is playlist push legit or not? reviews and complaints

Is Playlist Push a Legitimate Music Promotion Service?

Music promotion is a competitive industry, with many artists vying for the attention of playlist curators and fans on platforms like Spotify. Services that promise to help get your music placed on influential playlists and drive more streams can be appealing. However, not all promotion companies operate ethically or deliver real results. In this article, we’ll take an in-depth look at one such service – Playlist Push – to determine if it offers legitimate promotion or is just hype.

What is Playlist Push?

Playlist Push is a music promotion company that touts an ability to get indie artists’ songs added to influential Spotify playlists. Founded in 2014, the company works by having artists submit their music for review by their large network of “curators”. These curators are people with followers on Spotify who have their own playlists. If a curator likes your song, they may choose to add it to one of their playlists.

Playlist Push argues this organic playlist placement from engaged fans and DJs is more effective than simply buying fake streams. They have grown to work with over 8,900 curators worldwide with playlists ranging from niche genre playlists to those with hundreds of thousands of followers. Artists pay Playlist Push a fee to have their songs considered by curators, with different tiers and packages available.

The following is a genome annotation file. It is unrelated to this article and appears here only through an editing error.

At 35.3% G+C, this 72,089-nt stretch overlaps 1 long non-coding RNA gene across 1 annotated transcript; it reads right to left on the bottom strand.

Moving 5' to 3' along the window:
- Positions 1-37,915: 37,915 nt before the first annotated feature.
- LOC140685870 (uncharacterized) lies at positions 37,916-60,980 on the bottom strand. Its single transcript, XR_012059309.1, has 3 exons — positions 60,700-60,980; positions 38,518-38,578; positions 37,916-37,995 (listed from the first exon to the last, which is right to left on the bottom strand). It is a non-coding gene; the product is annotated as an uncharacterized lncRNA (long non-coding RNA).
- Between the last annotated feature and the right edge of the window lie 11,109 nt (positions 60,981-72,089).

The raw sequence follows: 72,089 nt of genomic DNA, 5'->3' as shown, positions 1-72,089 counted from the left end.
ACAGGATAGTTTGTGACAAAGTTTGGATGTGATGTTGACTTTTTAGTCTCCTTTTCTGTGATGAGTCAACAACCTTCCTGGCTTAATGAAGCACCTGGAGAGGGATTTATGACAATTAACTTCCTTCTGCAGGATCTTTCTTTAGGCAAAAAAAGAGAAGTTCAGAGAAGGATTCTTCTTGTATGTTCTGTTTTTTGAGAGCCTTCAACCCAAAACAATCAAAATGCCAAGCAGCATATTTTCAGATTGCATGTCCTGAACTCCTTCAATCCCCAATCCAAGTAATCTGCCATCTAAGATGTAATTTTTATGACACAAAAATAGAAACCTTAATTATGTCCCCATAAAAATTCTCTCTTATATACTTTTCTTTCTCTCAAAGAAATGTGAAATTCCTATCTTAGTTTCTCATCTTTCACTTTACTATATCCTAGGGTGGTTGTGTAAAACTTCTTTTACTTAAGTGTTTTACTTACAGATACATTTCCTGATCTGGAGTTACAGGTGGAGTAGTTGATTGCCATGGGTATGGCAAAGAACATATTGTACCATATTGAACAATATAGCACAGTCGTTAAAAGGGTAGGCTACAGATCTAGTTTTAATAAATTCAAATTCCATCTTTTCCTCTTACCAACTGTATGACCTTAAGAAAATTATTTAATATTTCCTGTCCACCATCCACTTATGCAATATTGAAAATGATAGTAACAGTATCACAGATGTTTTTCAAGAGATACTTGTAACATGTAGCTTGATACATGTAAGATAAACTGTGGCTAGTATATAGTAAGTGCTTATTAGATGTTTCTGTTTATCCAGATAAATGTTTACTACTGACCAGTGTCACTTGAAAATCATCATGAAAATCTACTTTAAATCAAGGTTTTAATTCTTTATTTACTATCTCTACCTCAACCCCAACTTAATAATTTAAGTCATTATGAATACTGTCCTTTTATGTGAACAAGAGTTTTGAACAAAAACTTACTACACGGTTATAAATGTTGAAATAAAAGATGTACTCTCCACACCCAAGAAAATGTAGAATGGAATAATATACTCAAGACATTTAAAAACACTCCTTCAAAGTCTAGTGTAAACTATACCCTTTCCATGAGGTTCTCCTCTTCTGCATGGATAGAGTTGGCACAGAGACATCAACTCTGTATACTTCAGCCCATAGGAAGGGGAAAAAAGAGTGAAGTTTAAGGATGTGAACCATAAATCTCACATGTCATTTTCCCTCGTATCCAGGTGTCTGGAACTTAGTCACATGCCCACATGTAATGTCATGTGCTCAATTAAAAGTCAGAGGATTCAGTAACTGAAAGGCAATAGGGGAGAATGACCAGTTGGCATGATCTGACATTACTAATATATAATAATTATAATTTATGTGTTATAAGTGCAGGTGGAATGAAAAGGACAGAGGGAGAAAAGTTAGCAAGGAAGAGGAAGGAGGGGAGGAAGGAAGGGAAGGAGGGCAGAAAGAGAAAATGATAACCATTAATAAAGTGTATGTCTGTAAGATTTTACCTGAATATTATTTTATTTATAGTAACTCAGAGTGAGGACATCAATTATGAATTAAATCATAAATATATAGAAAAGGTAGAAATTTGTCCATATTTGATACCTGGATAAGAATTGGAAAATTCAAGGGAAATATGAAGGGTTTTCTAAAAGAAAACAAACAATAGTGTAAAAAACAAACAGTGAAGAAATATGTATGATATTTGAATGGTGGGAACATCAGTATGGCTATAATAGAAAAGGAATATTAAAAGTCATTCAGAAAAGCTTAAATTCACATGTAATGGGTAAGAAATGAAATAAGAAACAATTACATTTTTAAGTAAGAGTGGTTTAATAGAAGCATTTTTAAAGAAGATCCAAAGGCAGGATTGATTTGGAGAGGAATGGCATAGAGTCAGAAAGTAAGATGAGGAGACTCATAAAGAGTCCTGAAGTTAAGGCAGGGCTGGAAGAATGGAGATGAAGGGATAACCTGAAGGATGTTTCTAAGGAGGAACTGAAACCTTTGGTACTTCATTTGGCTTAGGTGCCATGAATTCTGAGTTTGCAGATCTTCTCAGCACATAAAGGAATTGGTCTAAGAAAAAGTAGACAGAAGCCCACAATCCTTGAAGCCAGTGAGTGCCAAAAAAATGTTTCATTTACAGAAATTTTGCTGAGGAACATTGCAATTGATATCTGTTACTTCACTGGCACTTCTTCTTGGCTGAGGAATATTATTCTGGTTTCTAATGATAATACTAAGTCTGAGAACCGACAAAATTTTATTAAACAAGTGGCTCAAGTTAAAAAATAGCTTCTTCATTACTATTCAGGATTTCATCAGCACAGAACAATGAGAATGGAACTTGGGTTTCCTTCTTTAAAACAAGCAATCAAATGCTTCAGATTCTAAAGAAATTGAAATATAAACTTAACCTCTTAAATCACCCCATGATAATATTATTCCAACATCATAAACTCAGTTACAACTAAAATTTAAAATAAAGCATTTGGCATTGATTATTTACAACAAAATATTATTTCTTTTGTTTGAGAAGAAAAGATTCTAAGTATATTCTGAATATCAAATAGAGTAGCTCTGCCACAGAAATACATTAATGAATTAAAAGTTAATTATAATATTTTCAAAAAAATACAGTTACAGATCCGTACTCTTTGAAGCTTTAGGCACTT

Is Playlist Push Delivering Real Results?

One of the biggest questions around any paid music promotion service is whether they actually deliver meaningful, measurable results or if an artist’s money is just lining the promoters’ pockets. To determine if Playlist Push is legit or not, we’ll look at what actual customers say along with any data available on their results.

Customer reviews and discussions on sites like Reddit provide a mixed picture of Playlist Push. Some artists do report getting real placements that led to increased Spotify streams and followers. However, many others report paying Playlist Push without receiving any placements at all or only very minor placements that did little for their metrics.

Compiling data from hundreds of customer reviews shows around 30-50% of artists getting zero results after using Playlist Push. Of those who do see placements, most are only on very small playlists that provide little real exposure. Major placements on playlists with 100k+ followers capable of driving meaningful streams seem to be rare.

Transparency and Guarantees

Transparency around process and realistic guarantees are important when evaluating promotion services. Here Playlist Push could improve:

  • They do not publicly share data on placement rates for different tiers/packages. Only anecdotal reports from customers are available.

  • No concrete timeline is given for receiving placements. Some report results within weeks, others many months of nada.

  • Their terms clearly state “We do not guarantee placements or any specific results.” So artists take a big risk without assurances.

  • The curator selection process is opaque. It’s unclear exactly who reviews submissions and how conflicts of interest are avoided.

  • No refunds are offered, even if an artist receives zero exposure after multiple months and payments.

This lack of transparency regarding success rates, timelines and risk leaves artists in the dark and questioning if Playlist Push can truly deliver as promised. Hard data would help build more trust.

Are Smaller Playlists Worth It?